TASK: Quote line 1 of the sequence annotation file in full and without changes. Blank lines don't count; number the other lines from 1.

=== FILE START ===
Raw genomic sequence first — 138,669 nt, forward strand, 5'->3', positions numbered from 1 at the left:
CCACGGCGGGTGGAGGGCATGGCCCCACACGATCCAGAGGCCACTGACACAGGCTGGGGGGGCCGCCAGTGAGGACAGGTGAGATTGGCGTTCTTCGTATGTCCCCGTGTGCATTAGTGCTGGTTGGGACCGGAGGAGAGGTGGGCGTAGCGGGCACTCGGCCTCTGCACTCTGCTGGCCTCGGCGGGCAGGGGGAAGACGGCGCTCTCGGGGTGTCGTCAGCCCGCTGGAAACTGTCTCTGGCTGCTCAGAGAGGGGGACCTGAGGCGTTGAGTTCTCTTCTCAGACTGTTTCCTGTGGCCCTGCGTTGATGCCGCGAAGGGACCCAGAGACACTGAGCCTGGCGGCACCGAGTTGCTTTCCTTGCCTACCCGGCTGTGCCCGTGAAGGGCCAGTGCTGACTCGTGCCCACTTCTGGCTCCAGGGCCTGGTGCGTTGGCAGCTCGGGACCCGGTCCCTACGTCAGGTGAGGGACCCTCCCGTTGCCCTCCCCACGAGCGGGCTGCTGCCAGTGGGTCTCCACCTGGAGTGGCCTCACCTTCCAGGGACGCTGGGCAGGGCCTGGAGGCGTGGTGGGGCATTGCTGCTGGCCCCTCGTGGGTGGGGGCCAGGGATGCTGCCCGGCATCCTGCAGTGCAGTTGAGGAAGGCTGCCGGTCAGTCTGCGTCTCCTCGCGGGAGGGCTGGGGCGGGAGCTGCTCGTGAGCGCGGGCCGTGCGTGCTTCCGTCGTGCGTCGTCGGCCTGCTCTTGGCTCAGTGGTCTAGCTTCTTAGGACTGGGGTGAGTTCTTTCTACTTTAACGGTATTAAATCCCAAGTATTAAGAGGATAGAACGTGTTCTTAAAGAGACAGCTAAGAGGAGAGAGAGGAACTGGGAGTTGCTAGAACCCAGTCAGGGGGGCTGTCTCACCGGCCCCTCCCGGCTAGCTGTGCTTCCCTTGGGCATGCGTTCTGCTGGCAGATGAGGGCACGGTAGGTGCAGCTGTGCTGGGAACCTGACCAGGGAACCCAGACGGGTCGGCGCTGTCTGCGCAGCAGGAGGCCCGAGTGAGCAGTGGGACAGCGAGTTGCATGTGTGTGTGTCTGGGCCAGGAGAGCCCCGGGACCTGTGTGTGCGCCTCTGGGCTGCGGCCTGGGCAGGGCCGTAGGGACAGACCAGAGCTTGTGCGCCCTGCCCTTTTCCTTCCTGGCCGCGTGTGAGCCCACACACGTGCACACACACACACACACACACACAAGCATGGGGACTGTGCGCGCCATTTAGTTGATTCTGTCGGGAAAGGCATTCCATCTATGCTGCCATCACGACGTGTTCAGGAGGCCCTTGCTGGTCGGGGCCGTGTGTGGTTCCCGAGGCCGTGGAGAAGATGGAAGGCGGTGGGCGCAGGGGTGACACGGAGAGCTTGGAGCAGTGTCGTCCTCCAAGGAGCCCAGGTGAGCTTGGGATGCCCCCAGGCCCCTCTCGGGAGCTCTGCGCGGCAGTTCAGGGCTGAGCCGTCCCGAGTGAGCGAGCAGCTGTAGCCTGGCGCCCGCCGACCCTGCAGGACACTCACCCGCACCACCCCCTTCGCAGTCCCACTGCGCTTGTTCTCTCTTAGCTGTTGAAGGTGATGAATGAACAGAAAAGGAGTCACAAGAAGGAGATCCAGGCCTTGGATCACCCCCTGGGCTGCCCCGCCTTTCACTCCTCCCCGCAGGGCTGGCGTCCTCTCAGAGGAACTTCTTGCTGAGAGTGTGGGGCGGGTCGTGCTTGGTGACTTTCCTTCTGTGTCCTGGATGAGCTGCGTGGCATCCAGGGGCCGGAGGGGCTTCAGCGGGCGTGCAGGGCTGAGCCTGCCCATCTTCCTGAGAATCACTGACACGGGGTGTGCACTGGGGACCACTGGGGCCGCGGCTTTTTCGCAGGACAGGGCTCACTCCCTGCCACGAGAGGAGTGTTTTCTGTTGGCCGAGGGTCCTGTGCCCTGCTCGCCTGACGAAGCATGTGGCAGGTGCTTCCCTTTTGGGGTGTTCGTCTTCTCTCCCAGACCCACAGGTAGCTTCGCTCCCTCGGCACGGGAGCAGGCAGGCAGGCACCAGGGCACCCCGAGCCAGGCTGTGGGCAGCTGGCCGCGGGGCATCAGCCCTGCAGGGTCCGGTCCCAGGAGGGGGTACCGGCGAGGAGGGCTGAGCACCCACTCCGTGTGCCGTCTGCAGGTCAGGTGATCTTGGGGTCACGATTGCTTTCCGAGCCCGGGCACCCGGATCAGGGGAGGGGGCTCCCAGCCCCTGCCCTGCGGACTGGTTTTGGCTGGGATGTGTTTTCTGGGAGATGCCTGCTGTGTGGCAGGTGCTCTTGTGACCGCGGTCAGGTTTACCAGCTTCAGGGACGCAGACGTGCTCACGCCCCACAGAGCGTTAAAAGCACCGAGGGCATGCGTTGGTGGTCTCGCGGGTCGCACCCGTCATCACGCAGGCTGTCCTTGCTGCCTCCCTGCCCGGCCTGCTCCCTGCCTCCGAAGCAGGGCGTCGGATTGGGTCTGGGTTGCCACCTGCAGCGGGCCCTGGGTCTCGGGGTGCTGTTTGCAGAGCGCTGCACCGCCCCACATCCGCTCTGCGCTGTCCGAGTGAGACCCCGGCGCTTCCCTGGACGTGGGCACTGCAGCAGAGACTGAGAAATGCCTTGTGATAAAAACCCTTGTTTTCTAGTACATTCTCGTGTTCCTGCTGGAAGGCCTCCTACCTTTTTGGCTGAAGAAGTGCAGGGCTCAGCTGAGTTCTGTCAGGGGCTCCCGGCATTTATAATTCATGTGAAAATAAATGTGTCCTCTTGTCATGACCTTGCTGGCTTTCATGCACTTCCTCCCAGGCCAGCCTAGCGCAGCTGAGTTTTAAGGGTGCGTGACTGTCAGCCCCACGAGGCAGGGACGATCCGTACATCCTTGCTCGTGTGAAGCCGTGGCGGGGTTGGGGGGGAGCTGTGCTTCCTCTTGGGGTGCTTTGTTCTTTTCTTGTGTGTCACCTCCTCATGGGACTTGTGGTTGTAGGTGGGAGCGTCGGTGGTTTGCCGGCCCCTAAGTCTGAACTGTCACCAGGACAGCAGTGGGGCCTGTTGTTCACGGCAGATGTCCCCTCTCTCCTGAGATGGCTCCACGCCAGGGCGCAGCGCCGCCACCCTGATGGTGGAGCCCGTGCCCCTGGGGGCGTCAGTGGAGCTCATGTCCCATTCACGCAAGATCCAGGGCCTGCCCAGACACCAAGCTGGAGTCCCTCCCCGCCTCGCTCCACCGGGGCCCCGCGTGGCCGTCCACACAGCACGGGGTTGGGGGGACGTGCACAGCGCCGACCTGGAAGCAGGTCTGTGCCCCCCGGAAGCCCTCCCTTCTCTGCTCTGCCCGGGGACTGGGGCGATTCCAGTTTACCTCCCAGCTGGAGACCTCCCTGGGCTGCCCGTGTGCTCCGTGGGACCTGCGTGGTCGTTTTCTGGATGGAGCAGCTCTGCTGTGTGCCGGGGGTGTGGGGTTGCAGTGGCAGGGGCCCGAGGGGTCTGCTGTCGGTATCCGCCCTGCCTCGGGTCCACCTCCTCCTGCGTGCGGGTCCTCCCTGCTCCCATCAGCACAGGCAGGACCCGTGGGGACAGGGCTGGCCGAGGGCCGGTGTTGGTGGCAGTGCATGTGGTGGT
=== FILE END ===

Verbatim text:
Raw genomic sequence first — 138,669 nt, forward strand, 5'->3', positions numbered from 1 at the left: